The American opioid crisis: A data visualization

You can take a look at the website I built to visualize this data here.


The opioid crisis in America is something that I had heard about endless times over the last few years. It’s not something that I have seen first hand so the gravity of it had been lost on me. Saying twenty thousand people die abusing prescription opioids every year didn’t really compute – I mean America is a big place, I have no clue how many people die in road traffic accidents or from heart disease so for all intents and purposes the number was trivial to me. The frequency in which it is mentioned in the media probably gave me the only real sense of concern.

Then, in early 2017 I had a passing conversation with someone working close to the President’s Commission on Combating Drug Addiction and the Opioid Crisis. Something very simple that they said suddenly put the numbers into perspective and it struck home. To loosely quote them …

So many people are dying from this, its like a commercial airliner crashing every three days

(Just to be clear this isn’t all drug overdoses, nor does it include heroin or other non-prescription opioids – this is only the prescription pain medications such as oxycodone (OxyContin®), hydrocodone (Vicodin®), codeine or morphine, that doctors are prescribing to patients.)

This simple analogy suddenly put it into perspective, a frightening volume of deaths happening right in middle America. Only this killer is working just slowly and spread out enough that it avoids the same shock factor as something like an airplane crash or a terrorist attack. If airplanes fell out of the sky every three days in the US I don’t think a great many people would fly, perhaps if people knew the dangers of opioids (even legitimate prescriptions), they would think twice about them too. According to DrugAbuse.gov:

  • Roughly 21 to 29 percent of patients prescribed opioids for chronic pain misuse them.
  • Between 8 and 12 percent develop an opioid use disorder.
  • An estimated 4 to 6 percent who misuse prescription opioids transition to heroin.
  • About 80 percent of people who use heroin first misused prescription opioids.

Immediately after having this conversation, I started thinking about putting something together that would visualize this analogy and help people understand the volume of those dying from this epidemic. At that time I was working on data modeling in JavaScript and this seemed like a perfect project to put some of my new skills to the test, and so AmericanOpioidCrisis.com was born.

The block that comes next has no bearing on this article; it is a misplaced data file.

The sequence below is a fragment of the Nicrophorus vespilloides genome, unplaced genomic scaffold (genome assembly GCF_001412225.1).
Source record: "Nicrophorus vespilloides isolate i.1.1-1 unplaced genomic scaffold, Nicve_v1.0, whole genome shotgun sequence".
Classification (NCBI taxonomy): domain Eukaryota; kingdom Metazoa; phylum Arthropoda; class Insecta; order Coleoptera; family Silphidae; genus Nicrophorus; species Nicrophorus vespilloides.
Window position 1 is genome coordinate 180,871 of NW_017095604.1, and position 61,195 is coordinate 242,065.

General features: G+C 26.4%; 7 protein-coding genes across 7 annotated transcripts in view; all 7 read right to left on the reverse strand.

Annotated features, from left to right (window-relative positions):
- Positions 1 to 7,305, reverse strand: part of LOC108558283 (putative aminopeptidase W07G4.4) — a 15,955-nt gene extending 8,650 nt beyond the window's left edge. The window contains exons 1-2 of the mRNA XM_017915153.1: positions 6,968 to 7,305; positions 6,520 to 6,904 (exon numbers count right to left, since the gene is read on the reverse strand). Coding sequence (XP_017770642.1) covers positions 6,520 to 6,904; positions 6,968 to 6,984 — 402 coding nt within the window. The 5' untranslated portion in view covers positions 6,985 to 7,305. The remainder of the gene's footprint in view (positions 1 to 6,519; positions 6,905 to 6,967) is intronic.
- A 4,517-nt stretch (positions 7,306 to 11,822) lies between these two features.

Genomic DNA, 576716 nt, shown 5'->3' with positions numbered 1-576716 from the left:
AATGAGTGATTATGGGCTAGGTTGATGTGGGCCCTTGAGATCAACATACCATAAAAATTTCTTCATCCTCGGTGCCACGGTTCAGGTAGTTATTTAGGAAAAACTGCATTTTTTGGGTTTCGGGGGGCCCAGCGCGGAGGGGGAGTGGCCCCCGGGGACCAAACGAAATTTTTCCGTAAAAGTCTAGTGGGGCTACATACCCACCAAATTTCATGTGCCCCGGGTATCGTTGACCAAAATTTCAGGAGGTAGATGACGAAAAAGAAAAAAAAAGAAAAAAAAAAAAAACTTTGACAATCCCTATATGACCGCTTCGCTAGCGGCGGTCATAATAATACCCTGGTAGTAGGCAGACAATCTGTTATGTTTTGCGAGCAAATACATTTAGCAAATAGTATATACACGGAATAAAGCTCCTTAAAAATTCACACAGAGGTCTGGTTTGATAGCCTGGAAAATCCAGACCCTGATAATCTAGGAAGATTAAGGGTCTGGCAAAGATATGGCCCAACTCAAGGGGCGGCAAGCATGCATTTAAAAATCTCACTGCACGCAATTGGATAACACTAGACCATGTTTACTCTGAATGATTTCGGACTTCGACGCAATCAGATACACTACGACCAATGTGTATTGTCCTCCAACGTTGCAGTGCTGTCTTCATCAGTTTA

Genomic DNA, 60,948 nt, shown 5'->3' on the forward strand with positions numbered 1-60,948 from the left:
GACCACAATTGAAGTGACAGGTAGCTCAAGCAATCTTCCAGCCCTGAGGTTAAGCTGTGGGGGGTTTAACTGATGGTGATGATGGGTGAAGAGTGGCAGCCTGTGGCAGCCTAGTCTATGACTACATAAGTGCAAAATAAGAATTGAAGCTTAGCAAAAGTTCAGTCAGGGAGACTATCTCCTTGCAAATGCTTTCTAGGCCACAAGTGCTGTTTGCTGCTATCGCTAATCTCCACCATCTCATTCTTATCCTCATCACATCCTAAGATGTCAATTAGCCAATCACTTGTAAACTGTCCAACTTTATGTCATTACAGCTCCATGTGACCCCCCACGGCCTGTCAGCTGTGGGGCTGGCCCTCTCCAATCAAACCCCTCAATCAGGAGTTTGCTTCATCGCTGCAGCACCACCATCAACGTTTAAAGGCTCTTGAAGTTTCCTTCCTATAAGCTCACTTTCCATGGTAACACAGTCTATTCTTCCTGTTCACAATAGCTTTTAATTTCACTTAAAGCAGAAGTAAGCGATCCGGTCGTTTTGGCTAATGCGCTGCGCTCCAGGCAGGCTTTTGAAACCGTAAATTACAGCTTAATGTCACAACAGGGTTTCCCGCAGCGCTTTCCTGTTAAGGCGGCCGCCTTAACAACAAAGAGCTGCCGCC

I wanted to have the content and numbers be dynamic, so that each day it would update to let us know that another ‘plane’ had crashed, how many people had died this year so far and how many more deaths were to come.

There are really only two pieces of data hard coded here, everything else is dynamically generated based on the current timestamp.

{
  totalDeaths: 20101,
  planeCapacity: 150 //Airbus A320
}

There are several other properties of this object that are created dynamically on page load based on the timestamp mixed with the hard coded data. Modeling our data like this, where everything else inherits from this simple data set makes it nice and easy to update the figures in the future.

The airplane moving along the bottom of the page was originally meant to be the focus of the site, showing how soon the next plane ‘crash’ would be. This was so slow however, that it might as well have been static, or only updated on page load – it would have taken 72 hours to complete its journey! Admittedly, I got caught up in the gimmick of having it visibly moving on the page so now it just endlessly repeats its journey with no real significance.

for(var i=0;i<100;i++) {
  $( ".line .fa-plane" ).animate({
    left: "+=100%"
    }, 45000, function() {
    // animation complete
  });

  $( ".line .fa-plane" ).animate({
    left: "-=100%"
    }, 0, function() {
    // animation complete
  });
}

Oh well, I learned more by animating it I guess.

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